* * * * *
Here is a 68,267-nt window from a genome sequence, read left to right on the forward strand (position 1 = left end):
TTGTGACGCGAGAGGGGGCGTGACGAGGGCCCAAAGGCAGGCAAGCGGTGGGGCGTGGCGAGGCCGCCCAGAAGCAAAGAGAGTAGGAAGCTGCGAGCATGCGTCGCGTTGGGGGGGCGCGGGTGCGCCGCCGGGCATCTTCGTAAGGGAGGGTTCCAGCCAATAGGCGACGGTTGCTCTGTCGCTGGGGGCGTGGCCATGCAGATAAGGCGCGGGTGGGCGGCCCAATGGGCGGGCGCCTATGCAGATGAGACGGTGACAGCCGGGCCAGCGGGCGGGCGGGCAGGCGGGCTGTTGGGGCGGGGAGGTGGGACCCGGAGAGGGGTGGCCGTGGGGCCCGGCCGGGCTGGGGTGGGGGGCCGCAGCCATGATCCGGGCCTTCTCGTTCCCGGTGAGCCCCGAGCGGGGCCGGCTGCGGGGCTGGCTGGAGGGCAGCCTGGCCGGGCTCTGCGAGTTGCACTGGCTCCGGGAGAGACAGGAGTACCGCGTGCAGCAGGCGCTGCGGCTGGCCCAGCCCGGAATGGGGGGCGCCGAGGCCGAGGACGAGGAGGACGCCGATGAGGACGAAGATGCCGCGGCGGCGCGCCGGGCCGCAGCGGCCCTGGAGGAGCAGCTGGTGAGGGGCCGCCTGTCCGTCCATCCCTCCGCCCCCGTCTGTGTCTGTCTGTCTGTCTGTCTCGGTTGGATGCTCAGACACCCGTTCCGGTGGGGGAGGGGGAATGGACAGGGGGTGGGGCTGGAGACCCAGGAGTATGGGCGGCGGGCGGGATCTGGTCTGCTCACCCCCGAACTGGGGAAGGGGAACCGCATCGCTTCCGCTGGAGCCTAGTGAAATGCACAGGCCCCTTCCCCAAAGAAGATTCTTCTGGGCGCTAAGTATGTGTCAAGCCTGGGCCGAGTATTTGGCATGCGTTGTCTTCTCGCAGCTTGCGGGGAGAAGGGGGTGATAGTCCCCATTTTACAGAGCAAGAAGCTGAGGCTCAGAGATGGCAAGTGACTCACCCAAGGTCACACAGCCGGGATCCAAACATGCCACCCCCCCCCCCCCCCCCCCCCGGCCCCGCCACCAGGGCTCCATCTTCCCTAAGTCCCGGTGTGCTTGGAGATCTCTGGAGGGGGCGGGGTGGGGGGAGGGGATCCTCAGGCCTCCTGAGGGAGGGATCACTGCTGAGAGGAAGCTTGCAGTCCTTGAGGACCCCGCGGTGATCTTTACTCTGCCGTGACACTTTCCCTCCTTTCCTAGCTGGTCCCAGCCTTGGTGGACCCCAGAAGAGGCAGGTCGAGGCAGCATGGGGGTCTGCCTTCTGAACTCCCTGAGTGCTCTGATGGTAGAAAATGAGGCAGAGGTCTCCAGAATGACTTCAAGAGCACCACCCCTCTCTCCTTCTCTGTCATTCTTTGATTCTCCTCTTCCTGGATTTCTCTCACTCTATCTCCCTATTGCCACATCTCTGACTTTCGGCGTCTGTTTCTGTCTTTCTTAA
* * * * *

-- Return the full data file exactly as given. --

Here is a 68,267-nt window from a genome sequence, read left to right on the forward strand (position 1 = left end):
TTGTGACGCGAGAGGGGGCGTGACGAGGGCCCAAAGGCAGGCAAGCGGTGGGGCGTGGCGAGGCCGCCCAGAAGCAAAGAGAGTAGGAAGCTGCGAGCATGCGTCGCGTTGGGGGGGCGCGGGTGCGCCGCCGGGCATCTTCGTAAGGGAGGGTTCCAGCCAATAGGCGACGGTTGCTCTGTCGCTGGGGGCGTGGCCATGCAGATAAGGCGCGGGTGGGCGGCCCAATGGGCGGGCGCCTATGCAGATGAGACGGTGACAGCCGGGCCAGCGGGCGGGCGGGCAGGCGGGCTGTTGGGGCGGGGAGGTGGGACCCGGAGAGGGGTGGCCGTGGGGCCCGGCCGGGCTGGGGTGGGGGGCCGCAGCCATGATCCGGGCCTTCTCGTTCCCGGTGAGCCCCGAGCGGGGCCGGCTGCGGGGCTGGCTGGAGGGCAGCCTGGCCGGGCTCTGCGAGTTGCACTGGCTCCGGGAGAGACAGGAGTACCGCGTGCAGCAGGCGCTGCGGCTGGCCCAGCCCGGAATGGGGGGCGCCGAGGCCGAGGACGAGGAGGACGCCGATGAGGACGAAGATGCCGCGGCGGCGCGCCGGGCCGCAGCGGCCCTGGAGGAGCAGCTGGTGAGGGGCCGCCTGTCCGTCCATCCCTCCGCCCCCGTCTGTGTCTGTCTGTCTGTCTGTCTCGGTTGGATGCTCAGACACCCGTTCCGGTGGGGGAGGGGGAATGGACAGGGGGTGGGGCTGGAGACCCAGGAGTATGGGCGGCGGGCGGGATCTGGTCTGCTCACCCCCGAACTGGGGAAGGGGAACCGCATCGCTTCCGCTGGAGCCTAGTGAAATGCACAGGCCCCTTCCCCAAAGAAGATTCTTCTGGGCGCTAAGTATGTGTCAAGCCTGGGCCGAGTATTTGGCATGCGTTGTCTTCTCGCAGCTTGCGGGGAGAAGGGGGTGATAGTCCCCATTTTACAGAGCAAGAAGCTGAGGCTCAGAGATGGCAAGTGACTCACCCAAGGTCACACAGCCGGGATCCAAACATGCCACCCCCCCCCCCCCCCCCCCCCGGCCCCGCCACCAGGGCTCCATCTTCCCTAAGTCCCGGTGTGCTTGGAGATCTCTGGAGGGGGCGGGGTGGGGGGAGGGGATCCTCAGGCCTCCTGAGGGAGGGATCACTGCTGAGAGGAAGCTTGCAGTCCTTGAGGACCCCGCGGTGATCTTTACTCTGCCGTGACACTTTCCCTCCTTTCCTAGCTGGTCCCAGCCTTGGTGGACCCCAGAAGAGGCAGGTCGAGGCAGCATGGGGGTCTGCCTTCTGAACTCCCTGAGTGCTCTGATGGTAGAAAATGAGGCAGAGGTCTCCAGAATGACTTCAAGAGCACCACCCCTCTCTCCTTCTCTGTCATTCTTTGATTCTCCTCTTCCTGGATTTCTCTCACTCTATCTCCCTATTGCCACATCTCTGACTTTCGGCGTCTGTTTCTGTCTTTCTTAA